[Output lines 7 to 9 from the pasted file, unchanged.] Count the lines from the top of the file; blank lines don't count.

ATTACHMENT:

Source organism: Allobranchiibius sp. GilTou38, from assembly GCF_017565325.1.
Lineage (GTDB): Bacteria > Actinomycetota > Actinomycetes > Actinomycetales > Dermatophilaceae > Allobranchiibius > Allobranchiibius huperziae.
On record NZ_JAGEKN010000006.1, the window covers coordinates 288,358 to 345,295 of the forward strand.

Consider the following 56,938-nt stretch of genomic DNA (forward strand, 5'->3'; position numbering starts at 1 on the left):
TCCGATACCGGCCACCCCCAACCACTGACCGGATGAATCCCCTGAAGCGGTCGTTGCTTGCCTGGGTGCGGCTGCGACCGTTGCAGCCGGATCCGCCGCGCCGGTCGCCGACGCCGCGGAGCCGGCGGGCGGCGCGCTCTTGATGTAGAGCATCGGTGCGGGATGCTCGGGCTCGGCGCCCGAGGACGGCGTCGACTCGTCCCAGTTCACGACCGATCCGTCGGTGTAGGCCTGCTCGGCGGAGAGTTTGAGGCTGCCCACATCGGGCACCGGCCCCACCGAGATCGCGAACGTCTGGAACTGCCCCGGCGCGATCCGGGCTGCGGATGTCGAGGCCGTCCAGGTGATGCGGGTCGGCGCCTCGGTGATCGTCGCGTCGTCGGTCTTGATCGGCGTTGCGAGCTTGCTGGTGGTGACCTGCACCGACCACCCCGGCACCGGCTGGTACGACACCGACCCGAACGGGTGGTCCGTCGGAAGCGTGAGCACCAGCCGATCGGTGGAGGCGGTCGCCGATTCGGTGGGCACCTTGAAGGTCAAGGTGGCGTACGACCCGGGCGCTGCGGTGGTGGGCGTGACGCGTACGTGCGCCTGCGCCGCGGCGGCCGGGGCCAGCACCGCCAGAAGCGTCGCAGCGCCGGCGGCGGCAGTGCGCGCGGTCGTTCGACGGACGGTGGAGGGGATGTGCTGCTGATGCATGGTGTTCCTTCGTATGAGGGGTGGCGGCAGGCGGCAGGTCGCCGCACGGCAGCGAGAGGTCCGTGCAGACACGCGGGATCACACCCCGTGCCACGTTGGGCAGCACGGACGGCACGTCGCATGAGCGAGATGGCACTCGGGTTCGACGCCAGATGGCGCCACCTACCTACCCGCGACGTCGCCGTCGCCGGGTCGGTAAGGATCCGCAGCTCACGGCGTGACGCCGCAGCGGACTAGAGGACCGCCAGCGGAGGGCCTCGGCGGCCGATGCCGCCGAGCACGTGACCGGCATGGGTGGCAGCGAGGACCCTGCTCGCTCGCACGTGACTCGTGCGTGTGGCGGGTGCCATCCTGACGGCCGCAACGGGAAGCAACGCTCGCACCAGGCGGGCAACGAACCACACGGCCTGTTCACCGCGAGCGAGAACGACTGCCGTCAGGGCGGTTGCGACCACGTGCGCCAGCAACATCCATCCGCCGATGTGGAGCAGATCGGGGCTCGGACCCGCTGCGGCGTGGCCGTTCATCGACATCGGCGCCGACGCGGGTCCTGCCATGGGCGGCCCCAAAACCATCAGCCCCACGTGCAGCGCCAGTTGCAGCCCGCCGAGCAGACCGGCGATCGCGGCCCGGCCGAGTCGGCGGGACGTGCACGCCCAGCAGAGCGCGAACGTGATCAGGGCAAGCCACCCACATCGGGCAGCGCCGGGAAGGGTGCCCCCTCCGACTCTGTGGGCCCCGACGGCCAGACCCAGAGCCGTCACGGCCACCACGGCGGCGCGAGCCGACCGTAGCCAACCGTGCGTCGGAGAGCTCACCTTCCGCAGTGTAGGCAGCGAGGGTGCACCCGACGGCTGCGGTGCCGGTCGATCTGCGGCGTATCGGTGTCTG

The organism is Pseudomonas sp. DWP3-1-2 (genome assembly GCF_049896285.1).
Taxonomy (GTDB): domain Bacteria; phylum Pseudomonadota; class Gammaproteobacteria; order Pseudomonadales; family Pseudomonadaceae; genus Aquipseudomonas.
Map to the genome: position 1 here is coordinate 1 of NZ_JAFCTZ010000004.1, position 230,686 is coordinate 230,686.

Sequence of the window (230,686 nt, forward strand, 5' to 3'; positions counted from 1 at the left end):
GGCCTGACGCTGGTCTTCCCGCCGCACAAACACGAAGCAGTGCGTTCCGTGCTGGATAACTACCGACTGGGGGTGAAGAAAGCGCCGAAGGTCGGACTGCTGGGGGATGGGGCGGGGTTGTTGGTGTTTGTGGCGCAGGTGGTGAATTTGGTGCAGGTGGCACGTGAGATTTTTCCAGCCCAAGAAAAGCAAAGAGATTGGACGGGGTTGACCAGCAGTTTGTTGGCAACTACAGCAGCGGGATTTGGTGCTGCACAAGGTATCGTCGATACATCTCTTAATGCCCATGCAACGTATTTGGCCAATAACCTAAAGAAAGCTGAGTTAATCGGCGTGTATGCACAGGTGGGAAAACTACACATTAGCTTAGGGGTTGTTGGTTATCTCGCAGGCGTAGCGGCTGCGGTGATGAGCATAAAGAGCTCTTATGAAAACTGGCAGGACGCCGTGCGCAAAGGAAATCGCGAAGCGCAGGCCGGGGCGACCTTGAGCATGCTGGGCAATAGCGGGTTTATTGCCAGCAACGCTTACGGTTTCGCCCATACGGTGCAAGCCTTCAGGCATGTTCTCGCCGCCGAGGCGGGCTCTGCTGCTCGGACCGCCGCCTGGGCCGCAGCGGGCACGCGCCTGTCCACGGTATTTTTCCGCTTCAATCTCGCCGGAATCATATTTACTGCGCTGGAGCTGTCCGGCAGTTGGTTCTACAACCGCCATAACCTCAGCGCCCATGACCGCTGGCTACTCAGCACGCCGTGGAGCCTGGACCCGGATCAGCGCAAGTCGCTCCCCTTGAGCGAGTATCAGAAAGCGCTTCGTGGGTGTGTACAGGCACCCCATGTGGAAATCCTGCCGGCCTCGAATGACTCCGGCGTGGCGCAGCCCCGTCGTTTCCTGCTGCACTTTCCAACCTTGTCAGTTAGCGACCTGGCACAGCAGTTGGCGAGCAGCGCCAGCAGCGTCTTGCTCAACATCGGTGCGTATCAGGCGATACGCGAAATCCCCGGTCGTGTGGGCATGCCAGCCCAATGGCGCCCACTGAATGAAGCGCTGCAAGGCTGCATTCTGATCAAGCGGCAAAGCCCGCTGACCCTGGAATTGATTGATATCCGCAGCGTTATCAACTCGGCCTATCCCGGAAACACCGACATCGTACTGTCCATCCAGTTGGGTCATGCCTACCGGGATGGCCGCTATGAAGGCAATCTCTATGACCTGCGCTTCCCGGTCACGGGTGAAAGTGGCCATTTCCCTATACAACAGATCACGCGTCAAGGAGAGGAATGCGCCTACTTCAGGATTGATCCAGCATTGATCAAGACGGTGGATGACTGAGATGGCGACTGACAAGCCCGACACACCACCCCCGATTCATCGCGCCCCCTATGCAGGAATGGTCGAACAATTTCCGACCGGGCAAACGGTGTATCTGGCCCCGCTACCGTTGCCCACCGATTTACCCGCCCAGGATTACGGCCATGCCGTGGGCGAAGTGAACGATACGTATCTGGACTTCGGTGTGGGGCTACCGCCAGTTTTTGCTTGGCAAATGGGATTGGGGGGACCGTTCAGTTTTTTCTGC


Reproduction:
Taxonomy (GTDB): domain Bacteria; phylum Pseudomonadota; class Gammaproteobacteria; order Pseudomonadales; family Pseudomonadaceae; genus Aquipseudomonas.
Map to the genome: position 1 here is coordinate 1 of NZ_JAFCTZ010000004.1, position 230,686 is coordinate 230,686.

Sequence of the window (230,686 nt, forward strand, 5' to 3'; positions counted from 1 at the left end):